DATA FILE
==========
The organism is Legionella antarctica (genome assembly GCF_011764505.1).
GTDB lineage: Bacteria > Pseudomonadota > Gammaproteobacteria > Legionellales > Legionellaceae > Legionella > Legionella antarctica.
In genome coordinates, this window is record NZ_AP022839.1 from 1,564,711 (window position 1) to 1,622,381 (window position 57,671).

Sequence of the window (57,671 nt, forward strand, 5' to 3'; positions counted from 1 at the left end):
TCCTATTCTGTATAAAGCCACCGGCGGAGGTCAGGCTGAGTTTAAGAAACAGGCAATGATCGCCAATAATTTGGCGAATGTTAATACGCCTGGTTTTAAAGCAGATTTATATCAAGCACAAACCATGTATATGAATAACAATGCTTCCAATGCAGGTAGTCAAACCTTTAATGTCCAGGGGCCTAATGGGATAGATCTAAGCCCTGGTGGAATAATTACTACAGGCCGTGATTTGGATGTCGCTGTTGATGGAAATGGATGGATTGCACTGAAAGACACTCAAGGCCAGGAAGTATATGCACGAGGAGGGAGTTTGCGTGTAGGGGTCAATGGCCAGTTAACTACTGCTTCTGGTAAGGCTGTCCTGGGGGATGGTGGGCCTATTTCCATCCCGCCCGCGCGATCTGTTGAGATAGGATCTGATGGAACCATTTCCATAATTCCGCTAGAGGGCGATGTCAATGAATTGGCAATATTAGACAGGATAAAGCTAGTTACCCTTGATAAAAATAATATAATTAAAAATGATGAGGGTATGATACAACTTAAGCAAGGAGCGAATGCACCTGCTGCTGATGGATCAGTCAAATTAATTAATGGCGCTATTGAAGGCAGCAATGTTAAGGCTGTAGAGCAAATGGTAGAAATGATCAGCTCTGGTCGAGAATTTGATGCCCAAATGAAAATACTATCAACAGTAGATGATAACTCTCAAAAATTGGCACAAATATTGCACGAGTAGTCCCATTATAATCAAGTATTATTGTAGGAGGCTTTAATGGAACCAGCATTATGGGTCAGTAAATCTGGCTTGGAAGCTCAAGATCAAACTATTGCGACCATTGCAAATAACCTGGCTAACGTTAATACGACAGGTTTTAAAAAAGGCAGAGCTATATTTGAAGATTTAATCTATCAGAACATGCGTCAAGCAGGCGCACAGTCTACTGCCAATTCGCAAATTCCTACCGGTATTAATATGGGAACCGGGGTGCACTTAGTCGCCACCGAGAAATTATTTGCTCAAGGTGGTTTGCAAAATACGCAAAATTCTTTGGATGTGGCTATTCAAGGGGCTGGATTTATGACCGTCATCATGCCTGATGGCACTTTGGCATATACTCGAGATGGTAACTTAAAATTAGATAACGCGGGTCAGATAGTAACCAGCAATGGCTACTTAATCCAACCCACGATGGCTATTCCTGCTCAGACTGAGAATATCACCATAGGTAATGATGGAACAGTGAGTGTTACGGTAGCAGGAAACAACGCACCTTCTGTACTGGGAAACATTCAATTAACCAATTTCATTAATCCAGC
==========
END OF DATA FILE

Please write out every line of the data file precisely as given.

The organism is Legionella antarctica (genome assembly GCF_011764505.1).
GTDB lineage: Bacteria > Pseudomonadota > Gammaproteobacteria > Legionellales > Legionellaceae > Legionella > Legionella antarctica.
In genome coordinates, this window is record NZ_AP022839.1 from 1,564,711 (window position 1) to 1,622,381 (window position 57,671).

Sequence of the window (57,671 nt, forward strand, 5' to 3'; positions counted from 1 at the left end):
TCCTATTCTGTATAAAGCCACCGGCGGAGGTCAGGCTGAGTTTAAGAAACAGGCAATGATCGCCAATAATTTGGCGAATGTTAATACGCCTGGTTTTAAAGCAGATTTATATCAAGCACAAACCATGTATATGAATAACAATGCTTCCAATGCAGGTAGTCAAACCTTTAATGTCCAGGGGCCTAATGGGATAGATCTAAGCCCTGGTGGAATAATTACTACAGGCCGTGATTTGGATGTCGCTGTTGATGGAAATGGATGGATTGCACTGAAAGACACTCAAGGCCAGGAAGTATATGCACGAGGAGGGAGTTTGCGTGTAGGGGTCAATGGCCAGTTAACTACTGCTTCTGGTAAGGCTGTCCTGGGGGATGGTGGGCCTATTTCCATCCCGCCCGCGCGATCTGTTGAGATAGGATCTGATGGAACCATTTCCATAATTCCGCTAGAGGGCGATGTCAATGAATTGGCAATATTAGACAGGATAAAGCTAGTTACCCTTGATAAAAATAATATAATTAAAAATGATGAGGGTATGATACAACTTAAGCAAGGAGCGAATGCACCTGCTGCTGATGGATCAGTCAAATTAATTAATGGCGCTATTGAAGGCAGCAATGTTAAGGCTGTAGAGCAAATGGTAGAAATGATCAGCTCTGGTCGAGAATTTGATGCCCAAATGAAAATACTATCAACAGTAGATGATAACTCTCAAAAATTGGCACAAATATTGCACGAGTAGTCCCATTATAATCAAGTATTATTGTAGGAGGCTTTAATGGAACCAGCATTATGGGTCAGTAAATCTGGCTTGGAAGCTCAAGATCAAACTATTGCGACCATTGCAAATAACCTGGCTAACGTTAATACGACAGGTTTTAAAAAAGGCAGAGCTATATTTGAAGATTTAATCTATCAGAACATGCGTCAAGCAGGCGCACAGTCTACTGCCAATTCGCAAATTCCTACCGGTATTAATATGGGAACCGGGGTGCACTTAGTCGCCACCGAGAAATTATTTGCTCAAGGTGGTTTGCAAAATACGCAAAATTCTTTGGATGTGGCTATTCAAGGGGCTGGATTTATGACCGTCATCATGCCTGATGGCACTTTGGCATATACTCGAGATGGTAACTTAAAATTAGATAACGCGGGTCAGATAGTAACCAGCAATGGCTACTTAATCCAACCCACGATGGCTATTCCTGCTCAGACTGAGAATATCACCATAGGTAATGATGGAACAGTGAGTGTTACGGTAGCAGGAAACAACGCACCTTCTGTACTGGGAAACATTCAATTAACCAATTTCATTAATCCAGC